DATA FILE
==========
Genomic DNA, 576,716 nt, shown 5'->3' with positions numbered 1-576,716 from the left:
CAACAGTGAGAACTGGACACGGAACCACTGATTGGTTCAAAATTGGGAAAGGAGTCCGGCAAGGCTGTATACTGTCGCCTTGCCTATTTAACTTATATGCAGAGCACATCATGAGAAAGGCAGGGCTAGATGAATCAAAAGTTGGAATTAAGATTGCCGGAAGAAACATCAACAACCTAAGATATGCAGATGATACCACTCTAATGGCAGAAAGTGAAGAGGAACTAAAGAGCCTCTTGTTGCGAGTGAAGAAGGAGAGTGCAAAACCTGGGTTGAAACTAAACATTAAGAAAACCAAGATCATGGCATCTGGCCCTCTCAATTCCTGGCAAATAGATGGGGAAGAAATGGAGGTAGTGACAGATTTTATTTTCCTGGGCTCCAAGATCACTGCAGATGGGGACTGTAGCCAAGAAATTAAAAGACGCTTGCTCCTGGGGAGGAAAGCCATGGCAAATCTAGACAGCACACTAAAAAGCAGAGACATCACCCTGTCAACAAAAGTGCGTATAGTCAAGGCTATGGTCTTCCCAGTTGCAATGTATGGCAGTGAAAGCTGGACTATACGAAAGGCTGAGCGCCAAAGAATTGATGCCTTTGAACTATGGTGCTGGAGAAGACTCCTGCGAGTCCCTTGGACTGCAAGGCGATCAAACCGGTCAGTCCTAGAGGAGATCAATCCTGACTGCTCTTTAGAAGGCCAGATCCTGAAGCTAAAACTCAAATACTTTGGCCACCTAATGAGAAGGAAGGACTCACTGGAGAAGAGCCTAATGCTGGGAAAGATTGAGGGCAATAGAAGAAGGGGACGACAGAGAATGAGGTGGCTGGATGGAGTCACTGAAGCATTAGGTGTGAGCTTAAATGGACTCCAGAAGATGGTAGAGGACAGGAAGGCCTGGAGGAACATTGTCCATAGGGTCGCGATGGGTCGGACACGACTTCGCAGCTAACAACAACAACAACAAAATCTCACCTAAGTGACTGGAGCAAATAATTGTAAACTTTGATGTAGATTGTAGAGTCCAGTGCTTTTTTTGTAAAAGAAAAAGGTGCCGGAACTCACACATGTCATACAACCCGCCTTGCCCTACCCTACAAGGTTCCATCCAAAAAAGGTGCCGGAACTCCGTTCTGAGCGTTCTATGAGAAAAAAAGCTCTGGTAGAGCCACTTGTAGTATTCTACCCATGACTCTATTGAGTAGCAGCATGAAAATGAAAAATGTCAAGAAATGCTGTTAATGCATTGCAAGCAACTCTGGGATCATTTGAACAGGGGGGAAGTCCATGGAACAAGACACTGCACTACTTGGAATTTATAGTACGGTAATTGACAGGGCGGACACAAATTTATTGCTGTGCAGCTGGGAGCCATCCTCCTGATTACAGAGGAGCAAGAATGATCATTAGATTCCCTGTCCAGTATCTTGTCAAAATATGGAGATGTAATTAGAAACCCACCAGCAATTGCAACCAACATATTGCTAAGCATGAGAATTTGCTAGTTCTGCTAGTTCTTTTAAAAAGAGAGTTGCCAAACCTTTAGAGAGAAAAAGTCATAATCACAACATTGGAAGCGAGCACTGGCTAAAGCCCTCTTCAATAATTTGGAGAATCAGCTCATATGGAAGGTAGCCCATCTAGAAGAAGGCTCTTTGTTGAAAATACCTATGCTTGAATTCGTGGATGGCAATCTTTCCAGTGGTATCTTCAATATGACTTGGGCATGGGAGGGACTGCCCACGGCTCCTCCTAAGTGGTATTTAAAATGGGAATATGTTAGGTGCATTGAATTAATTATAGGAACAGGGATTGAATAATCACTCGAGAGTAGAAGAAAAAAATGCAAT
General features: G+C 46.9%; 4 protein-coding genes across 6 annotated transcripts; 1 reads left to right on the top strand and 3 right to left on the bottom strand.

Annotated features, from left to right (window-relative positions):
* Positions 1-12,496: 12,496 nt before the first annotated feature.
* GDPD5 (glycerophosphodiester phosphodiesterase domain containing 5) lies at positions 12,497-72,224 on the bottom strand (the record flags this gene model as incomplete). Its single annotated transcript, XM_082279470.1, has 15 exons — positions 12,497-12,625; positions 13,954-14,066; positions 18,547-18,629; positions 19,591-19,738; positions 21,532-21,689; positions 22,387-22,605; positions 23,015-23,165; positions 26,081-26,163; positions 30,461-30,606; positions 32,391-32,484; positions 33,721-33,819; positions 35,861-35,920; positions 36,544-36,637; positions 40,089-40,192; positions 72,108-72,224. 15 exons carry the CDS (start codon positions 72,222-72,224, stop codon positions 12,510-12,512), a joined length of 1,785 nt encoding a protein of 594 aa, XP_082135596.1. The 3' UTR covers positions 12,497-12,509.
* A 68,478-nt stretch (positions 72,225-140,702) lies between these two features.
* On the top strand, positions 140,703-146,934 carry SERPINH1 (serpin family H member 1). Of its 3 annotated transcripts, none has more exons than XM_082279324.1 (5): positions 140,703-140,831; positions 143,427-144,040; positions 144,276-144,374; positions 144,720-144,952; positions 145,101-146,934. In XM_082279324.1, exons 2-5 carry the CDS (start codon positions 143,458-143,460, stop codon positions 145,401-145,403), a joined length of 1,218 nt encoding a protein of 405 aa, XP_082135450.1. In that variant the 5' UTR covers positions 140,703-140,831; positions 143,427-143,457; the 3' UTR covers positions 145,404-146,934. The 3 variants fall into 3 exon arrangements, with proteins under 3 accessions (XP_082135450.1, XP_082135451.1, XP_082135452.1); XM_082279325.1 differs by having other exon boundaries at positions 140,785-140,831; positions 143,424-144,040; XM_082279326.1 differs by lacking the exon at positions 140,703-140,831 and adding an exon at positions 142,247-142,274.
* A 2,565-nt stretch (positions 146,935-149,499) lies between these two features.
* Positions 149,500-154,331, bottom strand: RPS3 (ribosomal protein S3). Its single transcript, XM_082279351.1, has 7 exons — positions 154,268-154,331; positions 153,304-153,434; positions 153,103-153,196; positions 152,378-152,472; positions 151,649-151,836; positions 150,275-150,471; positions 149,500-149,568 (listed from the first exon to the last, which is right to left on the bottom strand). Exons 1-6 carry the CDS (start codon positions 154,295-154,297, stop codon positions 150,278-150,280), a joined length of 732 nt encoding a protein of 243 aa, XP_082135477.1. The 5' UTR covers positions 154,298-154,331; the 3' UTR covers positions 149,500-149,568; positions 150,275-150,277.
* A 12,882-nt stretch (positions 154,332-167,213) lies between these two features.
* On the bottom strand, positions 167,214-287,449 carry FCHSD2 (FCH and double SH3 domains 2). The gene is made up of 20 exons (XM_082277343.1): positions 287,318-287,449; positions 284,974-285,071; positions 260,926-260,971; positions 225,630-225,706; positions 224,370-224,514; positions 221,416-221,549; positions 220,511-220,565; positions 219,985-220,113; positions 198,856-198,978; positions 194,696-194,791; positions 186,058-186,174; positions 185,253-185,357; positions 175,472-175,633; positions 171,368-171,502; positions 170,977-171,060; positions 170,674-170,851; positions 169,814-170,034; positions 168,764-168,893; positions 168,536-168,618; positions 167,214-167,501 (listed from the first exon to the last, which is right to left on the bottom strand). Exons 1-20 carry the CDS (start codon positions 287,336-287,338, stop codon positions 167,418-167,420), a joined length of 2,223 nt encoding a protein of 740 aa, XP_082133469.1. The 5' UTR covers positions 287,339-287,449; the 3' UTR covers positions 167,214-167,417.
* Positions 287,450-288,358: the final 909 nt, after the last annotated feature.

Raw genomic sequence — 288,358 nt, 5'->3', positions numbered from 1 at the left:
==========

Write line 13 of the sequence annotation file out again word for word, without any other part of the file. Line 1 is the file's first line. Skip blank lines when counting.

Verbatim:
* Positions 287,450-288,358: the final 909 nt, after the last annotated feature.